March 3, 2006 at 02:47 PM · Hey, Patti; your comments are right on. And stay away from that viola. Other things to stay away from that can lower your IQ:

- Working for politicians.

- Believing politicians.

- Listening to politicians.

- Looking at politicians.

- Saying the word "politicians."

Cordially, Sandy

March 3, 2006 at 06:01 PM · christine, it sounds to me as if you need physical exercise to strengthen your deep internal musculature. try pilates or yoga if you can to loosen your muscles up and do stretching exercises to limber up before and after you play.

you may also want to work on breathing exercises if you find your eyes going haywire; you may be holding unnecessary stress if you are a breath-holder when you play the violin.

March 3, 2006 at 09:08 PM · Greetings,

1) assuming you wear glasses , wear them a slittle a sposisble and take them off whenever you can.

2) take Alexander lesosns and yoga. This is not an either or. Yoga is a fantastic practice and AT is a precusor to doing any kind of physicla activity as opposedto being deifnable as a form of exercises.

3) Many mainstream foods will screw you up. In order of badness:

salt (a little good salt is okay)





(bad doesnZ"yt imply giving up If you switched from red meat to chicken you would begin to experience imediate health benifits, for example)





tropical fruit

To protect and limer the joints as well as kick start your immune system take one dessert spoon of



youcan put it on rice or insald or whatever. Do not cook with it. That is dangerous.

And like everyone says, age is not the problem. I play a hell of a lot better at forty than I did at twenty. Its mechanics and undertsanding .



March 3, 2006 at 09:17 PM · Christine: I'll echo an earlier comment . . . it is the 10-year layoff, not the aging. I didn't play for 8 years between ages 29-37. Restarting was excruciating (for me and all who had the misfortune to hear) - it was 6 months before I'd even open the study door while practicing.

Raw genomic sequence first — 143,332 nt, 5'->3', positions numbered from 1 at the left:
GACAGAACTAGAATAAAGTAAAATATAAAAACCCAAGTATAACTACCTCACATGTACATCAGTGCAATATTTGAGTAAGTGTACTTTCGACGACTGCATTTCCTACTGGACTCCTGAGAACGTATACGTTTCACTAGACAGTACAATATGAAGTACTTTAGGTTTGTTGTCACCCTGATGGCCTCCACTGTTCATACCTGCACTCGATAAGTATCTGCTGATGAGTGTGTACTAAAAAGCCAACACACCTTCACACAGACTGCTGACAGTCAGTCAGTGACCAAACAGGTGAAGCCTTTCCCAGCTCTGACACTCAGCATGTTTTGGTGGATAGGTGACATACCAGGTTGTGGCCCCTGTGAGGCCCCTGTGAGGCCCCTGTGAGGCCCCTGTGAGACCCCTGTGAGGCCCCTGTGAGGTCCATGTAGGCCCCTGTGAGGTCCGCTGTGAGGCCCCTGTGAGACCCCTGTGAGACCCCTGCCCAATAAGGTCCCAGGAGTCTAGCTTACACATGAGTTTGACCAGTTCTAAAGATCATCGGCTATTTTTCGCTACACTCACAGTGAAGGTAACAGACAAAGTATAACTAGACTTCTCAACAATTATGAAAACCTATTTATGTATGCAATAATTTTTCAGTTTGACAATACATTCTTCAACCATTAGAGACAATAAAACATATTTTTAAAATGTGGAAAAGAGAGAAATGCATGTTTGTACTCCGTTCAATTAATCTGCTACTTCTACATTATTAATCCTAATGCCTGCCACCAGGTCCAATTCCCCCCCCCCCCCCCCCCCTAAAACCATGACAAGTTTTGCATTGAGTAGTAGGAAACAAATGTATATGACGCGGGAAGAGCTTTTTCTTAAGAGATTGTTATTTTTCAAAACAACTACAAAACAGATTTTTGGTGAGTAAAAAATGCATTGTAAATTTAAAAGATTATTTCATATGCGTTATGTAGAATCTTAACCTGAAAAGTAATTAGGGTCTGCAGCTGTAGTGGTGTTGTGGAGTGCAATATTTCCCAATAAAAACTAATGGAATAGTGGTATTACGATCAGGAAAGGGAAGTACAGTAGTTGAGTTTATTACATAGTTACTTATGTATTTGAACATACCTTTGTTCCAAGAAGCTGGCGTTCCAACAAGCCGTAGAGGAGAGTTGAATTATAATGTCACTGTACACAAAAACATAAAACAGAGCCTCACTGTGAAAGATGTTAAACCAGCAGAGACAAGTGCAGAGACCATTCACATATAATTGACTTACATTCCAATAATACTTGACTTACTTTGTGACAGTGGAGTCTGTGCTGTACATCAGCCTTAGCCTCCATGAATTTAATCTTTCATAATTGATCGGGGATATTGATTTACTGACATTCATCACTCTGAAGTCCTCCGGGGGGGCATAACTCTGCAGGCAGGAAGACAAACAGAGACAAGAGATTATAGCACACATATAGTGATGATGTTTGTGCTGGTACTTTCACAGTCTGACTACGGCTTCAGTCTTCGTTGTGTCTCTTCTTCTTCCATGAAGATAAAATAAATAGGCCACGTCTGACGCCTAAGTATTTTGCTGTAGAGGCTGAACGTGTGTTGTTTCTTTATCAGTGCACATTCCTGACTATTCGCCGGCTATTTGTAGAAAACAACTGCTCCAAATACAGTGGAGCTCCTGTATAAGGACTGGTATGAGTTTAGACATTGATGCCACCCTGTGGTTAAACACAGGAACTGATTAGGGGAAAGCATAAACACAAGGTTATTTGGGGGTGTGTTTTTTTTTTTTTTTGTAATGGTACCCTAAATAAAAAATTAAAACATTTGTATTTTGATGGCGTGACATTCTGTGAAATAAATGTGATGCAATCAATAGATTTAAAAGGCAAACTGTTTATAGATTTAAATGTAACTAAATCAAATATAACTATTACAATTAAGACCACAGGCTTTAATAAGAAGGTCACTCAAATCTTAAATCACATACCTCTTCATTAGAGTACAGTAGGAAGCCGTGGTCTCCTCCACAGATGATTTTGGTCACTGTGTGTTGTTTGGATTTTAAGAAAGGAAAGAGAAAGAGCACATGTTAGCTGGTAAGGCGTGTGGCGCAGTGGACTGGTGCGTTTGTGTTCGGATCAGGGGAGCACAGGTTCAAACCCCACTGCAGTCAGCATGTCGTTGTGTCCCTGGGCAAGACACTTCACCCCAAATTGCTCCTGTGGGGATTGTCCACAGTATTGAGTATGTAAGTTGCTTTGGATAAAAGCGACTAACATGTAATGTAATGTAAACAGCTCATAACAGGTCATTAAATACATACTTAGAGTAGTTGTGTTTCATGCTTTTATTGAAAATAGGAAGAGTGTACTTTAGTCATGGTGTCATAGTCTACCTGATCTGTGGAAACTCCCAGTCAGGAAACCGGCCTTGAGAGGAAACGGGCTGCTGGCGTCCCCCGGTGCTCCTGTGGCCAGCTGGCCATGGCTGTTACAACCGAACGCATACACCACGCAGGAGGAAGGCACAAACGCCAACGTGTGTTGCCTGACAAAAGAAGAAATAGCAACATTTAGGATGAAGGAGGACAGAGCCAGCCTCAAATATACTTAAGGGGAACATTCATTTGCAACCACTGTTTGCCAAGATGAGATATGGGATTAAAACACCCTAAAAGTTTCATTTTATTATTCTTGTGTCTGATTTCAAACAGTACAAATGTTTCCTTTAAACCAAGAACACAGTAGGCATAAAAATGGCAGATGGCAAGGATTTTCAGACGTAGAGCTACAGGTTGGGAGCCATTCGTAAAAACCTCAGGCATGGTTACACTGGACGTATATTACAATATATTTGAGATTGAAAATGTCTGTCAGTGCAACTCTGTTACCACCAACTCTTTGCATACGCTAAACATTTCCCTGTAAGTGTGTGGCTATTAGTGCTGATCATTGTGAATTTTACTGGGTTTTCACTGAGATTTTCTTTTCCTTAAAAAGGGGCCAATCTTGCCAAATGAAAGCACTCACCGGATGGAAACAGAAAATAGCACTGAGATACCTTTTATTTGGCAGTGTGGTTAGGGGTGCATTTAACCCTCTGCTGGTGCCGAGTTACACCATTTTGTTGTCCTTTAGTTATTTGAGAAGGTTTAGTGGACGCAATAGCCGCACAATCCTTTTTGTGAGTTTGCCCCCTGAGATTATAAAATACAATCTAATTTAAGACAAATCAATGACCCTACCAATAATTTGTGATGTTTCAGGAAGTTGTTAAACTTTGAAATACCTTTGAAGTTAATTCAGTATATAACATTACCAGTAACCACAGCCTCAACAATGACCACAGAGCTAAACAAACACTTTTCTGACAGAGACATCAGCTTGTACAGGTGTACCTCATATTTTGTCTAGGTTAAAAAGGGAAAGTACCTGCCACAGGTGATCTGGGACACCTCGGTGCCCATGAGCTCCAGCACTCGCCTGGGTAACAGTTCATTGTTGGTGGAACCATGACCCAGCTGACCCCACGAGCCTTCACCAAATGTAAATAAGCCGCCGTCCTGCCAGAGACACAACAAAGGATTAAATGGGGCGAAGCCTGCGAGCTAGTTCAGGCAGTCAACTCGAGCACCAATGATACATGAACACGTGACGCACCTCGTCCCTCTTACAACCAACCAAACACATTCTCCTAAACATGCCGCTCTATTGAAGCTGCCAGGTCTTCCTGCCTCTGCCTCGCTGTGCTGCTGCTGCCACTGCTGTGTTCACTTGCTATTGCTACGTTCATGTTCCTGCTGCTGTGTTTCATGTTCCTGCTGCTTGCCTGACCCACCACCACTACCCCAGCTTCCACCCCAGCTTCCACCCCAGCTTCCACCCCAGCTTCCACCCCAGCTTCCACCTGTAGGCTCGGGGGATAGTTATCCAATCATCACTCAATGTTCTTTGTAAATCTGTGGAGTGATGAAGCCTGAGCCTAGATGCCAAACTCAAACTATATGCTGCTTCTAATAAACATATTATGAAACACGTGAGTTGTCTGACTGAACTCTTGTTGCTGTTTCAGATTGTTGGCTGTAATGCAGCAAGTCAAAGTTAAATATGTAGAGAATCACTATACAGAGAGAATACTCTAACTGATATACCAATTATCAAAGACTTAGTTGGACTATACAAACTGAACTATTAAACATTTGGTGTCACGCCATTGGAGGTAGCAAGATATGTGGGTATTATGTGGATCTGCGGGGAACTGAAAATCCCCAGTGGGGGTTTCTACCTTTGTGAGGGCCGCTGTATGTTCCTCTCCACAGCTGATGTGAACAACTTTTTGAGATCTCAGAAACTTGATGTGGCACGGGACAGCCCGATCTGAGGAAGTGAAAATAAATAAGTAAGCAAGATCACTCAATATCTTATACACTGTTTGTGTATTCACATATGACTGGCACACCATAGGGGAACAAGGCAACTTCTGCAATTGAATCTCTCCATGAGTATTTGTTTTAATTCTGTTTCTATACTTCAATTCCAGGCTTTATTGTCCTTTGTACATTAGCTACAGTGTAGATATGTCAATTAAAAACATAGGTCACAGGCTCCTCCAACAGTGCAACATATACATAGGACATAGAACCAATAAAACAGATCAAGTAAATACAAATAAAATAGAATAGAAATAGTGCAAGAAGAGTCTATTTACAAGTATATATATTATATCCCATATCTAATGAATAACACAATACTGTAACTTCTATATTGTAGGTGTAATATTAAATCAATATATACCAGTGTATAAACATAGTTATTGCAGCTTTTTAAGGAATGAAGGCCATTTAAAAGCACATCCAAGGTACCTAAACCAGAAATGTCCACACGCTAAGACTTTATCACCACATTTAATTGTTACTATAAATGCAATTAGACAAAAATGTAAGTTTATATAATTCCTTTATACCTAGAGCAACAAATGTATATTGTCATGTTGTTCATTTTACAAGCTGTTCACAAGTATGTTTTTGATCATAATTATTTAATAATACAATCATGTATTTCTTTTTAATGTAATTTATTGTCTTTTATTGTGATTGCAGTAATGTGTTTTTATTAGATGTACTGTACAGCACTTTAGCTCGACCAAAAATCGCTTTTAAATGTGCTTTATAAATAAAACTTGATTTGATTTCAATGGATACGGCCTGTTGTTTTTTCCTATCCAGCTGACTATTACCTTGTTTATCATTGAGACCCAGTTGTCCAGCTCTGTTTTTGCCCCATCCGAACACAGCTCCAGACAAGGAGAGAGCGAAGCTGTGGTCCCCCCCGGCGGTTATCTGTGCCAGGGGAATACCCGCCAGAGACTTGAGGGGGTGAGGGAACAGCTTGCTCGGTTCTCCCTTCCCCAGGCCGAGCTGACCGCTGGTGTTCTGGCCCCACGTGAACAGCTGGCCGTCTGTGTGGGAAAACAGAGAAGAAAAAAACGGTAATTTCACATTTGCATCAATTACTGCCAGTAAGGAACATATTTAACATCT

But it will come, and there's a silver lining in restarting: you have a golden opportunity to practice smarter, and get rid of any bad habits you might have had earlier. Retraining muscles takes a lot of time, and it is harder as you get older. Careful systematic practice of scales and exercises will help a lot. Hang in there, be patient, and take things gradually. Set limited goals for yourself that are easily achieved (e.g., I'm going to do that set of position changes in Sevcik cleanly). Final suggestion: don't try to do it yourself, get a good teacher, who will be of great help in advising you on exercises appropriate to the skills you need to reacquire. And being an adult, you should be a faster learner! Good luck.

March 4, 2006 at 05:31 AM · Dear Christine,

Rejoice! you're just a young chick! I'm now 52 and started back to playing 2 1/2 years ago after decades off! Maybe a little of what you are experienceing is age - eyesight does change at age 40. Even though your vision may be 20/20 you might be suffering from a stigmatism (the dancing notes).

Yes, it's a challenge to try and regain technique, but all things come with time and persistence. One thing, I have experienced that I do attribute to age, is that I don't retain what I have practiced and learned. I learn something and then the next day, it seems I have to learn it over again. Where as in my youth, I could learn something and it would stick. I have learned to accept this but at the same time, I have the wisdom of experience to be able to set fingering, bowings, phrasing etc. much quicker than in my youth.